Which Came First In Innovation – the Chicken or the Egg?

August 17, 2021
August 17, 2021 Staff Writer

Marketing General recently released its 13th Membership Report, and again included a section on innovation. The innovation findings are fascinating, and they raise a question that’s very much like the old “which came first, the chicken or the egg” question. This time it’s “which came first, innovation or growth?”

More about that in just a minute. First here are some of the findings taken directly from the MG report:

  •     29 percent of association executives believe that their organization is very or extremely innovative, up from 20 percent in 2020 and 13 percent in 2019.
  •     Associations are most likely to support innovation by focusing on communication and collaboration (62 percent, up from 53 percent in 2020), providing encouragement to innovative employees (52 percent, up from 38 percent in 2020), and driving innovation from the top down (45 percent, up from 41 percent in 2020).
  •     40 percent of associations support innovation by hiring the right people, and 37 percent do so by forgiving mistakes.

Those results are not surprising, and it’s great to know that associations are increasingly seeing innovation in their own organizations. The report, however, goes on to address several disparities between associations that are doing well and those that might be struggling.

Here is more information from the report:

  •     Association executives at organizations with overall renewal rates and new member renewal rates at or above 80 percent, and those reporting increases in their membership over the past year, increases in new members, and increases in overall renewals, are significantly more likely to consider their association to be very or extremely innovative.
  •     Associations reporting increases in membership over the past year are significantly more likely than those reporting declines to provide encouragement to innovative employees and hire the right people. Associations with new member renewals at 80 percent or higher are significantly more likely to indicate their innovation support is driven from the top down.
  •     Compared to associations reporting membership declines, associations reporting increases in membership over the past five years are more likely to have a specific process in place to support innovation (22 percent vs. 17 percent), or are working on developing a process for innovation and new ideas (28 percent vs. 25 percent).
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So, here’s the chicken-egg question we couldn’t help but ask: Are growing associations doing well because they are innovative OR are associations able to innovate because they’re doing well and have resources to support innovative initiatives? Does success make innovation possible or does innovation help generate success?

The answer becomes even more important if your association is struggling. And after the past year, we find that many associations are struggling. Does that mean innovation is not possible until your overall renewal rates and new member renewal rates are at or above 80 percent?

For the record, we don’t believe that innovation is, by definition, an expensive endeavor that only profitable associations can support. We think all associations can foster cultures that encourage and reward new ways of solving challenges.

The MG Report is designed to be a benchmarking report. It allows associations to judge where they are in comparison to other associations, but it doesn’t have data sets to answer the chicken or egg question. Instead, it gives stable or declining associations a window into the efforts of those that are growing.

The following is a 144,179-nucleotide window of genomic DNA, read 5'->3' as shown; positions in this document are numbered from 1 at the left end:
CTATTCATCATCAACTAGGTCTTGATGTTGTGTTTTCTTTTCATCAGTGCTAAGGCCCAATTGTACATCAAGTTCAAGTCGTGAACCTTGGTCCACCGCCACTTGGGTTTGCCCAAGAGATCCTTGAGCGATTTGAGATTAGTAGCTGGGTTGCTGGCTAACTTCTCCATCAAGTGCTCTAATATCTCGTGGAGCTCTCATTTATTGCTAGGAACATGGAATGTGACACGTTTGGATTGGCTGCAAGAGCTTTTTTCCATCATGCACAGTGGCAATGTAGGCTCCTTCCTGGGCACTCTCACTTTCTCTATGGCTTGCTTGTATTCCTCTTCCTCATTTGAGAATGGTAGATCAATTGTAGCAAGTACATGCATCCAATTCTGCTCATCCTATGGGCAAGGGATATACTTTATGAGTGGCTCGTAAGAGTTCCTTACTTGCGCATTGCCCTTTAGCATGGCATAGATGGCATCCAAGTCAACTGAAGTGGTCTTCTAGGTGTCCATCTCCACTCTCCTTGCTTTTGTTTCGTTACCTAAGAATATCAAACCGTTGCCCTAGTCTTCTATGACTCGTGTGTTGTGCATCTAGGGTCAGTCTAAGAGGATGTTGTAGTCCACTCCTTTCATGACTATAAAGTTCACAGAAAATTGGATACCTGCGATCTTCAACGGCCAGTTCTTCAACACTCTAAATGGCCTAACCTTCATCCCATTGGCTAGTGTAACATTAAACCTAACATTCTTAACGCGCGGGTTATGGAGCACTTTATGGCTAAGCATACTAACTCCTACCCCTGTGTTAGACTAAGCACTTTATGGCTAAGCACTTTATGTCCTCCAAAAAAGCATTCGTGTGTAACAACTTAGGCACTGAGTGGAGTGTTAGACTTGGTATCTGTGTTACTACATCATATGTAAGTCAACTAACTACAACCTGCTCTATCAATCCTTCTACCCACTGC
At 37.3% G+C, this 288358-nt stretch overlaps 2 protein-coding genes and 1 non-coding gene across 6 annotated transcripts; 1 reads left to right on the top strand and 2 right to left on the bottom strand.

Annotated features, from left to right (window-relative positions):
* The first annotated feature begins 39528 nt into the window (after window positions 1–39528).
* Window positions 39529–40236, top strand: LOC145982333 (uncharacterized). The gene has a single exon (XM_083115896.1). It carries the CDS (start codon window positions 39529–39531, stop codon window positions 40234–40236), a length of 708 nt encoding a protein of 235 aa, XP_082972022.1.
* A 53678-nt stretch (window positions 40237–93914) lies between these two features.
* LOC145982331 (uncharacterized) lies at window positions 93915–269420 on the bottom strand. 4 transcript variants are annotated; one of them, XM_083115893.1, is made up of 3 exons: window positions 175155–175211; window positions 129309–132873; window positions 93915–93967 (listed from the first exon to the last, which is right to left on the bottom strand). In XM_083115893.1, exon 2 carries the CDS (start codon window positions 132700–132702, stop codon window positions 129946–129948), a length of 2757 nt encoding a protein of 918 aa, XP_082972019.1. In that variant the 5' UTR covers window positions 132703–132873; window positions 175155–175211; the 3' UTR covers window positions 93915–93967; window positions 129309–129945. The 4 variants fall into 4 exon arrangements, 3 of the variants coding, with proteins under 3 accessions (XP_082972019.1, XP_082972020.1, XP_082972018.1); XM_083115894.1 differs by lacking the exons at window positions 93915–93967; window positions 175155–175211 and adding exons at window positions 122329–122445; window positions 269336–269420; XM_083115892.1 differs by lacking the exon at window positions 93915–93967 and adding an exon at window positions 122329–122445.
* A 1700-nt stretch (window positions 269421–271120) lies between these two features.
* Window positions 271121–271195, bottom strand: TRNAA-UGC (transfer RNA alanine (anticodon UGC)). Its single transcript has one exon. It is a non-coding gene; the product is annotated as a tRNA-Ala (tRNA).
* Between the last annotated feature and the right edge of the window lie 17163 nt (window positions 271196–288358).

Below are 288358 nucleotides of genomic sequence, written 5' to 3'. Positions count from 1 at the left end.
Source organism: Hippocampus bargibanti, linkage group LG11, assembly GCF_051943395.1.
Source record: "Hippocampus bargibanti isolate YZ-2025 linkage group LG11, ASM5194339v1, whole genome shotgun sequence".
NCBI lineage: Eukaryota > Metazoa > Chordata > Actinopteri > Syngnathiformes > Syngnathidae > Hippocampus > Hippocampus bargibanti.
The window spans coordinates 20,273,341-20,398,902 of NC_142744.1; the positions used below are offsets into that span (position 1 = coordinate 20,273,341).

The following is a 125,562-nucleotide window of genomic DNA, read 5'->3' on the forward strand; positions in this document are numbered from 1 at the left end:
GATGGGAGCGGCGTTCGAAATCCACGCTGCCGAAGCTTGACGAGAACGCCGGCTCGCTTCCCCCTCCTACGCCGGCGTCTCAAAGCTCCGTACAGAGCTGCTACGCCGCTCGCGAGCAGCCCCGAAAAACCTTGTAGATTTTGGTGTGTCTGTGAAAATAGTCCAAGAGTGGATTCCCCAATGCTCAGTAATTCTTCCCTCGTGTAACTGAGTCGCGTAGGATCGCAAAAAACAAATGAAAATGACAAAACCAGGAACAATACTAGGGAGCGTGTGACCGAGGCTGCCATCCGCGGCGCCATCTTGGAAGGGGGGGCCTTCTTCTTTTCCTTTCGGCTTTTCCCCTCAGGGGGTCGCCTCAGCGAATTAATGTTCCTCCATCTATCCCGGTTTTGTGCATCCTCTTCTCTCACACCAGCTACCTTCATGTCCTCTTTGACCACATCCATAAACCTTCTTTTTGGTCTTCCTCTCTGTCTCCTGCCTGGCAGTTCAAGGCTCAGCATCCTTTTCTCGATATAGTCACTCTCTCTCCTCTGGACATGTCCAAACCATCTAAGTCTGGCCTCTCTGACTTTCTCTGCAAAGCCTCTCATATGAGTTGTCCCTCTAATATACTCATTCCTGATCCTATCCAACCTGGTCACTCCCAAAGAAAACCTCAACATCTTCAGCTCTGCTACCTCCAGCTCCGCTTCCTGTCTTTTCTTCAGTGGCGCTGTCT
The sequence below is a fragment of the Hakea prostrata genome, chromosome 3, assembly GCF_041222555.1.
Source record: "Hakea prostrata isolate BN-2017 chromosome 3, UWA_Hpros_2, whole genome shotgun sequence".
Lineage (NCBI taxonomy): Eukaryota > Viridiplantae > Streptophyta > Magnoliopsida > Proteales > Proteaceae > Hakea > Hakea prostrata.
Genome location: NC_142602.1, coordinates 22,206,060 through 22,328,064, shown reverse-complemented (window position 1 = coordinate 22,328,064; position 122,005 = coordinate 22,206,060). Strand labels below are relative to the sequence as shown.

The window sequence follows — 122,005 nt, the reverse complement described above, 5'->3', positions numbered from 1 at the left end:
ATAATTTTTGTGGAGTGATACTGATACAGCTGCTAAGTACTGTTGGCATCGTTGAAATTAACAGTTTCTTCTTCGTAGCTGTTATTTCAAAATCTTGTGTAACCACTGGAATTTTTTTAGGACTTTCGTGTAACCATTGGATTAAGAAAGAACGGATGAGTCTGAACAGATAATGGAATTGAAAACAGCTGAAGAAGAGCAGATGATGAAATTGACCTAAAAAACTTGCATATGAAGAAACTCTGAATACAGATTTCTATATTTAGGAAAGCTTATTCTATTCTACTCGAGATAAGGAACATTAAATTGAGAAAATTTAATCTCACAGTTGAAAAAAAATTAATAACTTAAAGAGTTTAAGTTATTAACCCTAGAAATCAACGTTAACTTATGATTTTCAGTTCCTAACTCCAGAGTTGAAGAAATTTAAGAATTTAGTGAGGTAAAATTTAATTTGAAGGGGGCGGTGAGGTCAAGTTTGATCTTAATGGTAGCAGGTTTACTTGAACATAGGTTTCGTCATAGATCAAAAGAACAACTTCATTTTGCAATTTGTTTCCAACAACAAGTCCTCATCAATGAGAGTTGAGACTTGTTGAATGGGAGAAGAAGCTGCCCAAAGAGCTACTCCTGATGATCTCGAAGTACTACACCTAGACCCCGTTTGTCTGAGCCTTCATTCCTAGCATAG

So let’s assume for a moment that growing associations are doing everything well. How can a struggling association begin growing again?

The answer may have more to do with culture than revenue.

It may be time for an honest assessment of where your association is today. What is your reason for being? Where do you want to go? How can you get there? What challenges must you overcome?

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Answering those essential questions will give you the direction you need, but they won’t give you the tools to move forward. Your culture will determine how you proceed. Because of this year-long disruption, right now might be the best time to re-define your purpose and examine how your culture either helps you achieve it or works against it. At PROPEL, we use the WorkXO Culture Assessment to capture what it’s like to work at your organization – the patterns, the experiences, even the contradictions inherent in how you do things. The assessment takes your employees 15 minutes to complete, and the results come back in just a few days. The platform allows you to slice and dice the data any way you’d like.

We define culture as the collection of words, actions, thoughts, and “stuff” that clarifies and reinforces what is truly valued inside your organization. Your goals may be the same as they were, but the way you accomplish them may be different because you and your employees have changed your perspectives. It might be time to build a culture that values growth.

What Are Your Next Steps?

We have developed a Growth Mindset Bootcamp that teaches leaders to foster boldness and innovation both in themselves and in their organizations. We can lead a bootcamp in your association or you can work at your own pace using the self-directed version. Either way, you can begin the process of creating a growth mindset.

Through a combination of live sessions, recorded content, peer-to-peer interaction, and concrete application exercises, we’re offering a unique opportunity to up your leadership game.

We’d love to talk about it with you. Contact us to learn more.

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